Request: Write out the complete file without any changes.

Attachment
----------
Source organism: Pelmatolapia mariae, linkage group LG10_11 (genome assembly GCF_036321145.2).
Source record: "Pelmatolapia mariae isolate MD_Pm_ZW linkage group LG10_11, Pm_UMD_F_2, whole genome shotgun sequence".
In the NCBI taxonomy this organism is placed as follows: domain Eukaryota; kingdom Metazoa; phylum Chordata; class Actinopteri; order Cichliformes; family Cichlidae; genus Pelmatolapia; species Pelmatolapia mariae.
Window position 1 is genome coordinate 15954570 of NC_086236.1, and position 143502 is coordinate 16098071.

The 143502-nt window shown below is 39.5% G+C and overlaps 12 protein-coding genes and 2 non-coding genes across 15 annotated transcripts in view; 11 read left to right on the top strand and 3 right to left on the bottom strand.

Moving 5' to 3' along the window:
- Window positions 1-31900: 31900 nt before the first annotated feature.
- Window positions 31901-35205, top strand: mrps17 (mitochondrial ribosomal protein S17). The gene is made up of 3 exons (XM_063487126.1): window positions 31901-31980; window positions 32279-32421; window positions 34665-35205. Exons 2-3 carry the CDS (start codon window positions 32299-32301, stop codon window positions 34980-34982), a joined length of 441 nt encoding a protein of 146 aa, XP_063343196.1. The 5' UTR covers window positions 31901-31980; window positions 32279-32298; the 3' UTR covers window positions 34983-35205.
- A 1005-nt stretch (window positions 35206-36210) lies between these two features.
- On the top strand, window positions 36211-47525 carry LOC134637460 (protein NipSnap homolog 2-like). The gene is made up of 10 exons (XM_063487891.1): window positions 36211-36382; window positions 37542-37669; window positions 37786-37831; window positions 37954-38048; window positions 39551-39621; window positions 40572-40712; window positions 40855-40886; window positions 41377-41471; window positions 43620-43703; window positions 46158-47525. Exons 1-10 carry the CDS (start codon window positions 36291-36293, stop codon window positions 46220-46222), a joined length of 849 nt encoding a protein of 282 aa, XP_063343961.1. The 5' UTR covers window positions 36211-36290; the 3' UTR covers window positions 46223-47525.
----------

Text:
Source organism: Pelmatolapia mariae, linkage group LG10_11 (genome assembly GCF_036321145.2).
Source record: "Pelmatolapia mariae isolate MD_Pm_ZW linkage group LG10_11, Pm_UMD_F_2, whole genome shotgun sequence".
In the NCBI taxonomy this organism is placed as follows: domain Eukaryota; kingdom Metazoa; phylum Chordata; class Actinopteri; order Cichliformes; family Cichlidae; genus Pelmatolapia; species Pelmatolapia mariae.
Window position 1 is genome coordinate 15954570 of NC_086236.1, and position 143502 is coordinate 16098071.

The 143502-nt window shown below is 39.5% G+C and overlaps 12 protein-coding genes and 2 non-coding genes across 15 annotated transcripts in view; 11 read left to right on the top strand and 3 right to left on the bottom strand.

Moving 5' to 3' along the window:
- Window positions 1-31900: 31900 nt before the first annotated feature.
- Window positions 31901-35205, top strand: mrps17 (mitochondrial ribosomal protein S17). The gene is made up of 3 exons (XM_063487126.1): window positions 31901-31980; window positions 32279-32421; window positions 34665-35205. Exons 2-3 carry the CDS (start codon window positions 32299-32301, stop codon window positions 34980-34982), a joined length of 441 nt encoding a protein of 146 aa, XP_063343196.1. The 5' UTR covers window positions 31901-31980; window positions 32279-32298; the 3' UTR covers window positions 34983-35205.
- A 1005-nt stretch (window positions 35206-36210) lies between these two features.
- On the top strand, window positions 36211-47525 carry LOC134637460 (protein NipSnap homolog 2-like). The gene is made up of 10 exons (XM_063487891.1): window positions 36211-36382; window positions 37542-37669; window positions 37786-37831; window positions 37954-38048; window positions 39551-39621; window positions 40572-40712; window positions 40855-40886; window positions 41377-41471; window positions 43620-43703; window positions 46158-47525. Exons 1-10 carry the CDS (start codon window positions 36291-36293, stop codon window positions 46220-46222), a joined length of 849 nt encoding a protein of 282 aa, XP_063343961.1. The 5' UTR covers window positions 36211-36290; the 3' UTR covers window positions 46223-47525.